Among so many text analysis techniques that are available out there, sentiment analysis is one of the most precise and accurate one—hence widely used by companies that have social media monitoring as one of their services. However, there’s an even better alternative to the traditional sentiment analysis we all know, and it is called aspect-based sentiment analysis—which Sonar also uses in our social media monitoring tools.
Also known as aspect-level sentiment analysis, feature-based sentiment analysis, or aspect sentiment analysis, this technique gives an upper hand for businesses in learning more about what customers really need by analysing their customer feedback data by categorizing them according to each aspect and identifying the sentiment attributed to each one. The fact that customers usually talk about more than one aspect of service in social media conversations is what makes it hard for machines to categorize the real sentiment behind each sentence.
For example, when a customer posts their review for a restaurant they recently visited, they would usually not only write:
“The food here tastes good.”
Instead, they will write a full-on review about their whole experience there, such as:
“I hate the fact that I have to wait in line for SO LONG just to get in. However, the food here tastes heavenly, and it makes all the waiting worth it!”
In these kinds of sentences, there can never be only one sentiment for the entire review. That is why aspect-based sentiment analysis is used to understand the context in a deeper and help find out what kind of actionable insights we can take from this customer’s review—in this case, maintaining the quality of the food while enlarging the space so more customers can get in without waiting for too long.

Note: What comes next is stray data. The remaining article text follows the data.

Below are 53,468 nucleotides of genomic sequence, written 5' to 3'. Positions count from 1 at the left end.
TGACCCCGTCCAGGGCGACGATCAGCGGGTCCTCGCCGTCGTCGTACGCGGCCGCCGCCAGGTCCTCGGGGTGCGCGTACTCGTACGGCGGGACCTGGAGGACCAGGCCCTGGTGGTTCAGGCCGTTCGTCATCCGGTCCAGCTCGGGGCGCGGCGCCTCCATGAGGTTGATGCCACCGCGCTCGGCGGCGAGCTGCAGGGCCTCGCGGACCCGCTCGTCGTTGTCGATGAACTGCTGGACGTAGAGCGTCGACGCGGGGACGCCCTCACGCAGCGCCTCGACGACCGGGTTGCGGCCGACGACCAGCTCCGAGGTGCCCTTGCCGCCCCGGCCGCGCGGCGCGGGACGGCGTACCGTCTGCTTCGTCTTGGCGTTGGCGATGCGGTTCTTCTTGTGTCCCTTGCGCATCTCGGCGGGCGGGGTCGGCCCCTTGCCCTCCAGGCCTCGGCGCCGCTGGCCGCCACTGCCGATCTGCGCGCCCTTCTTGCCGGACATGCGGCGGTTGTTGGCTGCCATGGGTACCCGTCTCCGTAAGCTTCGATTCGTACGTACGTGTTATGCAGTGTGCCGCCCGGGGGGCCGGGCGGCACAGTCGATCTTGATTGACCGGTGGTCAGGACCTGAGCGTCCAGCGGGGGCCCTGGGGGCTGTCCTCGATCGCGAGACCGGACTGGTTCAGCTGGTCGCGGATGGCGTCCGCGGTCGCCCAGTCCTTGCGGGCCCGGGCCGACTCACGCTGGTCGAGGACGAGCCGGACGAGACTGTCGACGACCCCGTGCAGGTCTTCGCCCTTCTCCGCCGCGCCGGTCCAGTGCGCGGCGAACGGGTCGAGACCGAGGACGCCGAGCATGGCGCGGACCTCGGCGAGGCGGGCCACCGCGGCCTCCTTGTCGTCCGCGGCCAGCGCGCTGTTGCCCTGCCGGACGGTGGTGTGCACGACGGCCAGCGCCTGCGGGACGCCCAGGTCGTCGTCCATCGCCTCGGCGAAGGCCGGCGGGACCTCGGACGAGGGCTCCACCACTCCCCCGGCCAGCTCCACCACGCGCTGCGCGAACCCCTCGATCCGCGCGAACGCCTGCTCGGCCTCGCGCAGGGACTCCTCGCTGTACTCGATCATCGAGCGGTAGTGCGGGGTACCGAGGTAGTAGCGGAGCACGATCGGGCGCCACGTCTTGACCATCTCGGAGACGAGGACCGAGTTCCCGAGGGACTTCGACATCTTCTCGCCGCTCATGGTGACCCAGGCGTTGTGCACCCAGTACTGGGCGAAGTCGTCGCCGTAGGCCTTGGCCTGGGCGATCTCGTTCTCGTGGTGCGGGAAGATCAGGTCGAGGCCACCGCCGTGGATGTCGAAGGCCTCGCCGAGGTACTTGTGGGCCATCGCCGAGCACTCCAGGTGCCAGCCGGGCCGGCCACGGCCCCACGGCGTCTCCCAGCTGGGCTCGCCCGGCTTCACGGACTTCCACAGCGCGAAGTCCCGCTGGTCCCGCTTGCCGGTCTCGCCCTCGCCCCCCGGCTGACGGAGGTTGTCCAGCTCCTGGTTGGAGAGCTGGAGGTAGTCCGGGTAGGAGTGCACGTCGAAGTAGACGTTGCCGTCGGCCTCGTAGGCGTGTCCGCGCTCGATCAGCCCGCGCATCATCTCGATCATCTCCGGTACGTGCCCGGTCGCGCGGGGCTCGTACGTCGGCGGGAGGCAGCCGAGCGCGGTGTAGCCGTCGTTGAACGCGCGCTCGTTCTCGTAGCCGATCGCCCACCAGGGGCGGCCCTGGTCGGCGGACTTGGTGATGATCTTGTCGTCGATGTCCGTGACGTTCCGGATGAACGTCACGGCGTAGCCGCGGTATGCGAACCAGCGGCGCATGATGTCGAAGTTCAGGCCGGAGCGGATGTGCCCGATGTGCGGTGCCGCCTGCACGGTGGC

So, basically, aspect-based sentiment analysis is able extract two things: sentiments and aspects. Sentiment as we know it is the positive, neutral, or negative tone behind customers’ opinions regarding a particular aspect. On the other hand, aspect is the topic, category, or feature that is being talked about by customers.
To put it simply, after deciding on which aspects to analyse from customers’ reviews, we can categorize and label these reviews according to the aspect that is mentioned in the review as seen on the table below.
Case Study: Yoiko Ramen 415 Restaurant (Blok M)
Ambience resto ini biasa aja, tetapi konsep Japanese-nya masih masuk. Overall, harga dan rasa dari menu yang saya pesan di sini kurang worth it.
Chicken Karage yang saya pesen enak banget, begitu pun dengan Goma Tonkotsu Ramen-nya. Suasananya berasa lagi makan di Jepang karena interiornya sangat mendukung. Sayangnya, pelayanannya kurang ramah.
Enak sih Tonkotsu Ramen-nya, tapi yaudah biasa aja gitu. Kalo disuruh balik lagi kayaknya aku nggak mau. Menurutku ramen dan kuahnya kurang rich.
Soal rasa, nggak usah dibahas lagi. Tadi pesen Gyoza, Tonkotsu, dan Gila Ramen. All good as usual. Tapi, waiting time-nya parah. Makanan pertama baru keluar setelah nunggu 45 menit!
Some cells that are left blank on the table above means that the customer did not mention or talk about that aspect on their reviews. This kind of categorization is the key to extracting the most important insights from customers’ reviews and decide the next strategy that can really help improve your business.
On our next blog, we will talk more about why aspect-based sentiment analysis is better than the conventional ones. So, stay tuned!
If you have any questions about how Sonar’s aspect-based sentiment analysis works and how we can help your company grow, please feel free to contact us.